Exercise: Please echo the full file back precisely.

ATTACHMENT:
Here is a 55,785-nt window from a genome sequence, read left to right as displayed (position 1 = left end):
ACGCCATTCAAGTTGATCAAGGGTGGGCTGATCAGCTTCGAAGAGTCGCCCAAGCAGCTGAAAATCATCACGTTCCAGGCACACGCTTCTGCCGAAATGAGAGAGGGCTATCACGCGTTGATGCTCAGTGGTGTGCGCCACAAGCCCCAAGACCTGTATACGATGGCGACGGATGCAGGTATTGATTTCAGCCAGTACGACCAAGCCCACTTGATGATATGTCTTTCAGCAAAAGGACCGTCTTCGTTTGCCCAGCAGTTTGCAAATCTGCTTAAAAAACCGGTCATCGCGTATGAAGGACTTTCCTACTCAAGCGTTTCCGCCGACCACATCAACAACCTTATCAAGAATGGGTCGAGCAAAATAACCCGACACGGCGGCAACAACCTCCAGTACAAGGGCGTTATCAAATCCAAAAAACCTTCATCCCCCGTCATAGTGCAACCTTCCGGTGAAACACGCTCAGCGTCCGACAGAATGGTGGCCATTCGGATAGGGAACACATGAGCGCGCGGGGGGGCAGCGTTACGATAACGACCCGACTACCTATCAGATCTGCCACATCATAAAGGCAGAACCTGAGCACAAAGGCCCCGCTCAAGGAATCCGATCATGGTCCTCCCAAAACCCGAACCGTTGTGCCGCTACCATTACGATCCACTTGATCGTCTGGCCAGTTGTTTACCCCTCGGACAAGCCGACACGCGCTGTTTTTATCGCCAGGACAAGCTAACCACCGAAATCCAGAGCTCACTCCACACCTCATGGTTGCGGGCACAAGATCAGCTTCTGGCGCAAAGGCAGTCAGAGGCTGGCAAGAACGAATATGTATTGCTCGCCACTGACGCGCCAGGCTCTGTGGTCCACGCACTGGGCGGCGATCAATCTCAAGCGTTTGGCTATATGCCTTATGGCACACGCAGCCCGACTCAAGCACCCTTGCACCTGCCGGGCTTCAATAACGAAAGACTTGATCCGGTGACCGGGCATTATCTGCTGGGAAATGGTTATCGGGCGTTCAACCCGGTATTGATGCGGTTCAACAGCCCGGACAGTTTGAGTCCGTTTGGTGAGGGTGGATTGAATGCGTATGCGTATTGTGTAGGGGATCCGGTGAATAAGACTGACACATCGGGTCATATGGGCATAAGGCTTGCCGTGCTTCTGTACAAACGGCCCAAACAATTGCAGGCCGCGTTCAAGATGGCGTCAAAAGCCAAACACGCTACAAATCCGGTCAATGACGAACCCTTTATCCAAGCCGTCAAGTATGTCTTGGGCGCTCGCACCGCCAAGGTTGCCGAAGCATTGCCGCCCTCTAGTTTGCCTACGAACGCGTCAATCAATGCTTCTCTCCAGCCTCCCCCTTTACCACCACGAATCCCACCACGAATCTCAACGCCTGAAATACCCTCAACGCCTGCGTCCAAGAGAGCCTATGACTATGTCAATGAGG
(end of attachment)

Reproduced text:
Here is a 55,785-nt window from a genome sequence, read left to right as displayed (position 1 = left end):
ACGCCATTCAAGTTGATCAAGGGTGGGCTGATCAGCTTCGAAGAGTCGCCCAAGCAGCTGAAAATCATCACGTTCCAGGCACACGCTTCTGCCGAAATGAGAGAGGGCTATCACGCGTTGATGCTCAGTGGTGTGCGCCACAAGCCCCAAGACCTGTATACGATGGCGACGGATGCAGGTATTGATTTCAGCCAGTACGACCAAGCCCACTTGATGATATGTCTTTCAGCAAAAGGACCGTCTTCGTTTGCCCAGCAGTTTGCAAATCTGCTTAAAAAACCGGTCATCGCGTATGAAGGACTTTCCTACTCAAGCGTTTCCGCCGACCACATCAACAACCTTATCAAGAATGGGTCGAGCAAAATAACCCGACACGGCGGCAACAACCTCCAGTACAAGGGCGTTATCAAATCCAAAAAACCTTCATCCCCCGTCATAGTGCAACCTTCCGGTGAAACACGCTCAGCGTCCGACAGAATGGTGGCCATTCGGATAGGGAACACATGAGCGCGCGGGGGGGCAGCGTTACGATAACGACCCGACTACCTATCAGATCTGCCACATCATAAAGGCAGAACCTGAGCACAAAGGCCCCGCTCAAGGAATCCGATCATGGTCCTCCCAAAACCCGAACCGTTGTGCCGCTACCATTACGATCCACTTGATCGTCTGGCCAGTTGTTTACCCCTCGGACAAGCCGACACGCGCTGTTTTTATCGCCAGGACAAGCTAACCACCGAAATCCAGAGCTCACTCCACACCTCATGGTTGCGGGCACAAGATCAGCTTCTGGCGCAAAGGCAGTCAGAGGCTGGCAAGAACGAATATGTATTGCTCGCCACTGACGCGCCAGGCTCTGTGGTCCACGCACTGGGCGGCGATCAATCTCAAGCGTTTGGCTATATGCCTTATGGCACACGCAGCCCGACTCAAGCACCCTTGCACCTGCCGGGCTTCAATAACGAAAGACTTGATCCGGTGACCGGGCATTATCTGCTGGGAAATGGTTATCGGGCGTTCAACCCGGTATTGATGCGGTTCAACAGCCCGGACAGTTTGAGTCCGTTTGGTGAGGGTGGATTGAATGCGTATGCGTATTGTGTAGGGGATCCGGTGAATAAGACTGACACATCGGGTCATATGGGCATAAGGCTTGCCGTGCTTCTGTACAAACGGCCCAAACAATTGCAGGCCGCGTTCAAGATGGCGTCAAAAGCCAAACACGCTACAAATCCGGTCAATGACGAACCCTTTATCCAAGCCGTCAAGTATGTCTTGGGCGCTCGCACCGCCAAGGTTGCCGAAGCATTGCCGCCCTCTAGTTTGCCTACGAACGCGTCAATCAATGCTTCTCTCCAGCCTCCCCCTTTACCACCACGAATCCCACCACGAATCTCAACGCCTGAAATACCCTCAACGCCTGCGTCCAAGAGAGCCTATGACTATGTCAATGAGG